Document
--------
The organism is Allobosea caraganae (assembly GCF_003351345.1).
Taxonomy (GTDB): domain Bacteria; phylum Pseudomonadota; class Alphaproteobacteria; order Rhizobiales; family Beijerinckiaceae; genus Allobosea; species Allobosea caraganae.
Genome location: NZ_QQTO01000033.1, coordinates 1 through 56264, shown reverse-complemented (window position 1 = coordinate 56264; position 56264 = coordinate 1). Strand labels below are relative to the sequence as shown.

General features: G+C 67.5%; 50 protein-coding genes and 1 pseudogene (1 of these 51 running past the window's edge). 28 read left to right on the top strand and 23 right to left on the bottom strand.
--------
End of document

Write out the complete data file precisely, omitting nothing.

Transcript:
The organism is Allobosea caraganae (assembly GCF_003351345.1).
Taxonomy (GTDB): domain Bacteria; phylum Pseudomonadota; class Alphaproteobacteria; order Rhizobiales; family Beijerinckiaceae; genus Allobosea; species Allobosea caraganae.
Genome location: NZ_QQTO01000033.1, coordinates 1 through 56264, shown reverse-complemented (window position 1 = coordinate 56264; position 56264 = coordinate 1). Strand labels below are relative to the sequence as shown.

General features: G+C 67.5%; 50 protein-coding genes and 1 pseudogene (1 of these 51 running past the window's edge). 28 read left to right on the top strand and 23 right to left on the bottom strand.